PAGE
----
I have heard people say that the French are rude because they refuse to understand our attempts to speak French and answer any comment we make in French by speaking English. In my opinion, what is going on here is that the French people are as eager to practice their English as we are to practice our French. In my experience, an attempt to communicate with me in my own language is a sign of trying to be helpful, even if from my point of view I would rather be speaking to them in my flawed French.
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Old Jun 1st, 2012, 05:27 AM
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"Sometimes busy waiters with too much or too little education may not observe all the usual attitudes you may be used to but does not mean they hate Americans."

Most French waiters are career waiters who have trained for the job so never say they lack education! Their attitude is different to an American waiter's yes, but that has nothing to do with their education level, it is to do with cultural differences, and respect.

Accept that things will be different in France (or anywhere in Europe for that matter), no ice, no airco, small beds, meals taking hours, service being "slow" (at least by US standards!), food sometimes not what you are used to, and if you can accept all that you will have a wonderful holiday.

Go for it!
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Old Jun 1st, 2012, 05:48 AM
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What are planning on wearing?
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Old Jun 1st, 2012, 05:58 AM
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We spent 8 days in Paris last year, as an add on to a trip to Scandinavia. My husband didn't really think he would like it.

Guess who's heading back for 6 weeks later this year?? He absolutely LOVED it and now we will spend 2 weeks in Paris and the rest of the time exploring southern France.

The suggestions above are all good; common courtesy and good manners go a long way towards feeling welcomed - in France or anywhere for that matter.
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Old Jun 1st, 2012, 06:12 AM
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We are planning our 9th trip to France this fall. Many people have said the same to us that the French are rude. Our comment is always the same---"When was the last time you were there?" Their answer is the same---"We'll we've never been there, but we've heard that."

Read the common courtesy tips in the above posts and you will be treated kindly.

Of all the places we've been, we feel the most welcome in France----enough said.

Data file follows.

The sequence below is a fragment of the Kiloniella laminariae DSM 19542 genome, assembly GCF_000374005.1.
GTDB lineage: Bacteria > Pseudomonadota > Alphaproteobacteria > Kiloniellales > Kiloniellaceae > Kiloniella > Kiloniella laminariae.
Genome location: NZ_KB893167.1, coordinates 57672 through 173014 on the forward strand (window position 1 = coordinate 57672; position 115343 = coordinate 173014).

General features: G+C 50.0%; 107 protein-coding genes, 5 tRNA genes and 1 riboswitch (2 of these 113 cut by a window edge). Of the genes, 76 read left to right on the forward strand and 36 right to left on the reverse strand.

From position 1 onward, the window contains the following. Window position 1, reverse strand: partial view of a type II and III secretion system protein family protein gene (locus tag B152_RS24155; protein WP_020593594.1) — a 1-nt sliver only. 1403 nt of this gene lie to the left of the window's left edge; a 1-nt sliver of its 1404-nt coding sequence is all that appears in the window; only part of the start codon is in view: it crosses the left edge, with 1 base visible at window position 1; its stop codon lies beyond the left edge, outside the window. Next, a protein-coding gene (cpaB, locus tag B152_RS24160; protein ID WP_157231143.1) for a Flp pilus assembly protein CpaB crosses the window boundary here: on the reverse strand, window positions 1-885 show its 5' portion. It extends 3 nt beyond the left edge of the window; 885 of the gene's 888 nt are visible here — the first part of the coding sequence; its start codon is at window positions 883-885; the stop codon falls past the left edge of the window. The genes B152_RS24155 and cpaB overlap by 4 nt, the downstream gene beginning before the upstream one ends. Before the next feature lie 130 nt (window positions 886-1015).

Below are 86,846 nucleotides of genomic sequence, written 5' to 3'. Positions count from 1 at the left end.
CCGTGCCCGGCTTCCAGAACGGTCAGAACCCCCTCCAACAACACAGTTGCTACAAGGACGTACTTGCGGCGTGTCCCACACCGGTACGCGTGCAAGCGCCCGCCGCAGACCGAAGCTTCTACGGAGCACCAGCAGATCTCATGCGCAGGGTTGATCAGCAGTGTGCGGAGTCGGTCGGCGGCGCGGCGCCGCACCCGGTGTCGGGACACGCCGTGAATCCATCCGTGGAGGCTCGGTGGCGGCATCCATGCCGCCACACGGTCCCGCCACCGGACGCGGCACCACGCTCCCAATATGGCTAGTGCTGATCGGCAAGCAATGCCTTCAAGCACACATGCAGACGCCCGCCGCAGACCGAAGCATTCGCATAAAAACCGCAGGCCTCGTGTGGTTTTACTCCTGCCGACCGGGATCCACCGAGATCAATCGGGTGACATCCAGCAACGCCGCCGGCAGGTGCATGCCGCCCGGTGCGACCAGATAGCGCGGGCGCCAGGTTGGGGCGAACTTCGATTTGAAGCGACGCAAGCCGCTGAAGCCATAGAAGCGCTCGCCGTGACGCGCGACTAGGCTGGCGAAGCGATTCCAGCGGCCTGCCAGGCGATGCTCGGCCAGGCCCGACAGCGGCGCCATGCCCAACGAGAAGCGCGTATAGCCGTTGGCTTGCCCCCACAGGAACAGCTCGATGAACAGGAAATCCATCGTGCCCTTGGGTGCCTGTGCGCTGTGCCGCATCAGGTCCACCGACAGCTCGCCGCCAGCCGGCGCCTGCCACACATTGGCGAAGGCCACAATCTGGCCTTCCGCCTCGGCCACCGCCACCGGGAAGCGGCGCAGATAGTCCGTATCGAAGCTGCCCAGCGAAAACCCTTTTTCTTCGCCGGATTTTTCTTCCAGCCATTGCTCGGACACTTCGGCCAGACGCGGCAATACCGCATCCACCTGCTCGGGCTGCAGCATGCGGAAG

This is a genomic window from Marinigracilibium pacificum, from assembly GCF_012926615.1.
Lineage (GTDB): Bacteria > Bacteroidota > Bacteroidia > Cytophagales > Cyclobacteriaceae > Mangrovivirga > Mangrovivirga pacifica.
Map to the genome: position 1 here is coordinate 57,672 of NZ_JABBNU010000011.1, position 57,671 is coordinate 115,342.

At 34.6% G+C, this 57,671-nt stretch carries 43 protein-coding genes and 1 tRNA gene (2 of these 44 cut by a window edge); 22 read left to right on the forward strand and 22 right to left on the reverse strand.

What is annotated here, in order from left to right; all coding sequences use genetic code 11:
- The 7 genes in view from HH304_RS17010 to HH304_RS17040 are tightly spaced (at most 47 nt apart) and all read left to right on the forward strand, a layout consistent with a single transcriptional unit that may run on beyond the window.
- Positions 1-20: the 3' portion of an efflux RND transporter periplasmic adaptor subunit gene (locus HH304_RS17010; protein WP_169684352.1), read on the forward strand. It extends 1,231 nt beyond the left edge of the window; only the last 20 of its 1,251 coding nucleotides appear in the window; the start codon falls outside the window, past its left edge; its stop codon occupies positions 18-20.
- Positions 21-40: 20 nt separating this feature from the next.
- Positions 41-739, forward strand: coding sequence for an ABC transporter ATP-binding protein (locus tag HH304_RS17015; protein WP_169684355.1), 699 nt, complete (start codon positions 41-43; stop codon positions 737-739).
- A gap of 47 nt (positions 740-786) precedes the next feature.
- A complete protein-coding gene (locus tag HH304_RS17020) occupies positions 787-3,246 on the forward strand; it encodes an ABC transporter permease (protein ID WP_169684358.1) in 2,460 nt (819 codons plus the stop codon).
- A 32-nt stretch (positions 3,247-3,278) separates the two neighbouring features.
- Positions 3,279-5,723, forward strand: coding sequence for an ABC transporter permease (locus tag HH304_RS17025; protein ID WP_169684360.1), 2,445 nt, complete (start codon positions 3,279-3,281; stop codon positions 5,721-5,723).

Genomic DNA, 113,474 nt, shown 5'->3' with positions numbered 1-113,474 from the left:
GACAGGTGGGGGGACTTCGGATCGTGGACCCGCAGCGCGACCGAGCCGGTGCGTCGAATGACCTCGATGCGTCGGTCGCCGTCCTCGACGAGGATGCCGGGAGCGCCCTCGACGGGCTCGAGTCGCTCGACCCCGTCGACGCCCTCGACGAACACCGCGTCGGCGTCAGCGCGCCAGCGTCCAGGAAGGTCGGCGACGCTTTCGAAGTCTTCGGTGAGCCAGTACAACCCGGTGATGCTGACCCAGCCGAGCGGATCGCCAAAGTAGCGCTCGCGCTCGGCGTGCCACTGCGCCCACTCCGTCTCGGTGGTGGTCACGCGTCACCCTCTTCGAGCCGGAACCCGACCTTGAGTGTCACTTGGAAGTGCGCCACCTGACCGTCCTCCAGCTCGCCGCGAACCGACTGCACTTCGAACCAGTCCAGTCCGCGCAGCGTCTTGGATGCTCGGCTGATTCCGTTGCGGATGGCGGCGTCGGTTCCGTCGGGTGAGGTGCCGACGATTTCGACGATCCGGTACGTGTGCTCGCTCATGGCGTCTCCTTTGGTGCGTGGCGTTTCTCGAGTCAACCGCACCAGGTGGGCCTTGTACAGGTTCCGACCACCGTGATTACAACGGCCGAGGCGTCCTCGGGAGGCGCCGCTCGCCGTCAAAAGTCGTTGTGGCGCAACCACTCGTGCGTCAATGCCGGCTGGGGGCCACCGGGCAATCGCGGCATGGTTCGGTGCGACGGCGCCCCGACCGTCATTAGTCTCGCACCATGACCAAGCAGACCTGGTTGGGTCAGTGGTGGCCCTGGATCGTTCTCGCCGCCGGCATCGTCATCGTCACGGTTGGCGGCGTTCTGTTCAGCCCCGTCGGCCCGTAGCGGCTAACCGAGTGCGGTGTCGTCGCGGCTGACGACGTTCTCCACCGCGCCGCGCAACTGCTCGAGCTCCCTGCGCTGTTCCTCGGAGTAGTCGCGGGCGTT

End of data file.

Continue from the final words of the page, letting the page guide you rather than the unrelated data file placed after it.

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Old Jun 1st, 2012, 06:15 AM
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Hi rol,

Your DH's friends are at least a decade out of touch.

Not only are the French not anti-American, the government has spent a number of years working on teaching those in trades popular with tourists how to be more welcoming and friendly.

The perception of dislike for Americans comes mostly from those visitors who don't bother to take the time to learn what is expected of guests visiting strangers.

They really do think that it is important for someone to say "bonjour" (or bon soir) prior to doing or saying anything else.

They expect "s'il vous plait" and "merci" as a matter of course.

They think that people who offer to pay in US dollars instead of Euro are dolts.

Despite what your husbands acquaintances might have told him offers of nylons, chocolate and American cigarettes will not be met with approval.

Enjoy France.

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Old Jun 1st, 2012, 06:16 AM
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"french people do not like americans and are rude to them"

I have to say that never in my life have I seen this phenomenon. Not just by Frenchpeople towards Americans, but by anyone anywhere towards visitors from an unpopular country.

Some people in once-occupied Europe, or those former British Empire nations that brainwash their young into believing all their problems are the fault of a nation that stopped governing them 50 years ago or more, often mutter behind their backs at a foreigner from a country they believe has damaged theirs (or, late at night, after a few drinks, tell them what they think). But I've never, ever, seen this turn into rudeness during routine tourist activity.

If rolfene's husband is hearing different, he's socialising with "multiple sources" of restricted social skills. There are lots of reasons an American might choose to regard some French behaviour as rude (Nikki's excellent note lists some of them). Only the truly crass will assume that what they perceive as rudeness reflects someone else's attitudes to his nation.

The experiencer of rudeness might just be wrong (he might think that not being given the bill in a restaurant within 0.3 milliseconds of arriving is "rude"), he might be unaware he's just offended someone (handling fruit at a market stall is ill-mannered in France) or he might just be the kind of obnoxious git who invites rudeness (Parisians suffer boors and fools about as graciously as New Yorkers). Or a gazillion other things.

One true lesson about the husband's "multiple sources" is that many Americans do leave France convinced they're being victimised. In 100% of cases, they would do better to examine why they think that than passing on unfounded explanations for a phenomenon they may well have misunderstood anyway.
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Old Jun 1st, 2012, 06:47 AM
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<< He has heard from multiple sources that french people do not like americans and are rude to them >>

I've had this said to me as well. Every time I ask the person what towns in France they have been to where they have been treated poorly. Without fail, every single person has then stated that they have never been to France.

Tell your husband to go back to "those people" and ask them where and when the French were rude to them. I guarantee he will receive the same answer as I.

Yes, I have experienced rudeness in France. I have also experienced rudeness in America. And, on occasion, I am rude.
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Old Jun 1st, 2012, 07:02 AM
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Have been to France (Paris several times, Loire Valley, Provence, Strasbourg and a few other cities) a number of times over a 40 year period; have never been treated rudely or unkindly so far, as a matter of fact, just the opposite most of the time.